In order to raise awareness for mental health during COVID-19, two YU students and a professional ice hockey player have partnered together and created a social media campaign featuring athletes from across the globe called the “Celly Forward Challenge.” Eli Jonah Karls (SSSB ‘22), creator of The Daily Wiz, and graphic designer Ari Solomon (SSSB ‘22) established the initiative alongside professional ice hockey player Joe Veleno, a prospect of the Detroit Red Wings currently playing for the Grand Rapids Griffins in the American Hockey League.
The CellyForward Challenge has participating athletes and celebrities post videos on Instagram explaining the importance of the CellyForward Challenge, encouraging donations to mental health organizations and spreading awareness on mental illness. These figures capitalize on their fame to spread their message to wide-ranging audiences. Each athlete offers a prize of their choice to one random user who meets the qualifications; in order to qualify for a prize, a fan must first follow the CellyForward Challenge page on Instagram, like the video post for which contest they want to enter, tag three friends in the comments, repost the video of the athlete or influencer’s giveaway on their story and tag @cellyforwardchallenge. It is free to enter, but donations are recommended and can be made through the CellyForward Challenge website.
The initial planning for the challenge began nearly a month and a half prior to its launch during the early stages of the COVID-19 pandemic. Co-founders Karls and Solomon, who are also chavrusas (learning partners) in Rabbi Yehuda Willig’s shiur, were no strangers to social media marketing before creating CellyForward. Karls has experience with social media content creation from his series The Daily Wiz which first released a video on Jan. 28, 2020. Solomon has experience in sports graphic designing, social media and working on projects for numerous professional athletes. Karls and the 20-year-old hockey star Veleno first met in high school in Montreal, Canada. Since then, Karls remained close friends with Veleno and has given him guidance in bolstering his social media platform.
In describing the origins of the CellyForward Challenge, Solomon said, “Watching my community and friends suffering from the emotional and psychological effects of the coronavirus took a big toll on me and I couldn’t stop thinking about all the people who suffered losses and then just faded away into the background as the next person got sick. Eli, Joe and I wanted to do something using our combined skills and platforms to help the world on a broader scale so we used our passion for helping others to put our ideas into action.”
Solomon handled the graphics for each luminary and created the website while Karls managed the Instagram page and video production with his filmmaker Fabeeha K. Lodhi. Veleno reached out to hundreds of public personalities to recruit athletes for the launch of the challenge. After many hours of discussion and planning, often reaching 3 a.m, the CellyForward Challenge was introduced with half a dozen athletes posting their challenge videos. There are currently 14 athletes featured on the page with more expected to participate in the near future.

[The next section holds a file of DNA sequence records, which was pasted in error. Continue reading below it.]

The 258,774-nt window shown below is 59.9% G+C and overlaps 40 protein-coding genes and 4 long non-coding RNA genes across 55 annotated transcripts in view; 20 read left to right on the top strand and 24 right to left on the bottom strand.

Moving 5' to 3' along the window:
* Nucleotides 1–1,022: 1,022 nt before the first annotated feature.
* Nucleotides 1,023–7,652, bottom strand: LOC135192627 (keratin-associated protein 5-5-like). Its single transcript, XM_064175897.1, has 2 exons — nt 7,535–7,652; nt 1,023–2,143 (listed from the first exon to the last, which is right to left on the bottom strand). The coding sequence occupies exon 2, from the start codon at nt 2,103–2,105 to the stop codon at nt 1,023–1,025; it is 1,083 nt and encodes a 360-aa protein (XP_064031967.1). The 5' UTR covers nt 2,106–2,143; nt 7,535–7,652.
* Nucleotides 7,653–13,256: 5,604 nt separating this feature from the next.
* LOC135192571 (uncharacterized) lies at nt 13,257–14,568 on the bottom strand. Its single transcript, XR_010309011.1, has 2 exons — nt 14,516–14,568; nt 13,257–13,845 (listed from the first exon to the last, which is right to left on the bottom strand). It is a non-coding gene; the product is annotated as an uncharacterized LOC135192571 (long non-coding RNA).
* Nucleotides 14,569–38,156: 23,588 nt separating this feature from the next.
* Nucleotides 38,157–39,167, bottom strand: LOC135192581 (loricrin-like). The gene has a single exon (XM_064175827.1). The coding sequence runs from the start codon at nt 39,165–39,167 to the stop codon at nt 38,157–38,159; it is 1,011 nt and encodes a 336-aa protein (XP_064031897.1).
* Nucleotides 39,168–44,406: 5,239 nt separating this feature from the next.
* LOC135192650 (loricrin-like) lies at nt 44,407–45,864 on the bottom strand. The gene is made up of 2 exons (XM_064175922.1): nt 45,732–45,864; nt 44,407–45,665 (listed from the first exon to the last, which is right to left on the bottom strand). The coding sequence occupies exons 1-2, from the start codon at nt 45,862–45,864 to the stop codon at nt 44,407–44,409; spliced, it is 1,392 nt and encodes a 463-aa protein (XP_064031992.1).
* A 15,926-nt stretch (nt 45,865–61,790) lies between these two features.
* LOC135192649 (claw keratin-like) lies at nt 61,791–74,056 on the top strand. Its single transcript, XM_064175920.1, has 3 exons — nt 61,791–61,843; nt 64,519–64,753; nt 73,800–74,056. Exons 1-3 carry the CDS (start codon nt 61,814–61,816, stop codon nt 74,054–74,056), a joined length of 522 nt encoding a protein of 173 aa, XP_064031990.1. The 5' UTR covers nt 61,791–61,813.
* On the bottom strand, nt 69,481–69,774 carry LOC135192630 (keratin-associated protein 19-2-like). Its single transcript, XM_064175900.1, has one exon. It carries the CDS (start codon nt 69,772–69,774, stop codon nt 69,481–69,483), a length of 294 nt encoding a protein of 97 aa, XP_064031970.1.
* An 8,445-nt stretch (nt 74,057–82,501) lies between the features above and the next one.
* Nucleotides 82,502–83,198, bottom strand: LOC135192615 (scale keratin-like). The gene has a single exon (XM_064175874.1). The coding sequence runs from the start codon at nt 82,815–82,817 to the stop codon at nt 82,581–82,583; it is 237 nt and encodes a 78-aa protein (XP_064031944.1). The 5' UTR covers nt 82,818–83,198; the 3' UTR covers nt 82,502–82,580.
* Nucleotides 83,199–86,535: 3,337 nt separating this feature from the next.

Some examples of the prizes being offered are a signed hockey stick by Kirby Dach of the Chicago Blackhawks (the third overall pick of the NHL 2019 draft), a gift card towards Akil Thomas of the L.A. Kings’ personal apparel company and a signed baseball from minor league pitching prospect Alex Katz, in addition to a gift card to his custom cleats company.
The CellyForward Challenge has reached over 40,000 Instagram users since its inception. Some of the top athletes involved are Nick Suzuki of the Montreal Canadians, Aidan Dudas of the L.A. Kings and Cody Glass of the Las Vegas Golden Knights. Additional famous personalities and social media influencers who are involved are Jesse Pollock from the Candian Sports Channel The Sports Network, Canadian Tennis Star Charlotte Robillard-Millette, YouTube Hockey Spoofer On the Bench and Canadian National Athlete and Hockey Trainer Pavel Barber. The NHL featured the Cellyforward Challenge on its official website on May 26.
Eli Jonah Karls said he thinks the challenge is important because he “realized communities are mostly focusing on the problems of today with all of the death and illness, but... are forgetting about the long-term damage of tomorrow.” According to Karls, “the mental and psychological damages caused by COVID-19 are only beginning and we need to fight with the same ferocity as we are using against the physical virus.”
In addition to spreading awareness, the challenge encourages donations to organizations that help battle mental health such as Mental Health America, The National Alliance On Mental Illness, Anxiety and Depression Association of America and OHEL Children’s Home and Family Services.
“A ‘celly’ is short for ‘celebration’ and is used to describe an athlete's celebration after scoring a goal. However, it’s more than that. It’s a moment of euphoric intensity, infused with joy and excitement as a result of succeeding in a long and hard-fought battle with every ounce of strength that you have,” said Veleno, who scored 11 goals with the AHL’s Grand Rapids Griffins this season. “Right now, we are in the first period of our battle. We have a long way to go until we defeat the virus, but we will keep fighting and moving forward towards a better tomorrow until the final buzzer when we will be able to ‘celly’ together as we can declare complete victory after recovering from the damage caused by COVID-19.”
Photo Caption: The Celly Forward Challenge
Photo Credit: Celly Forward Challenge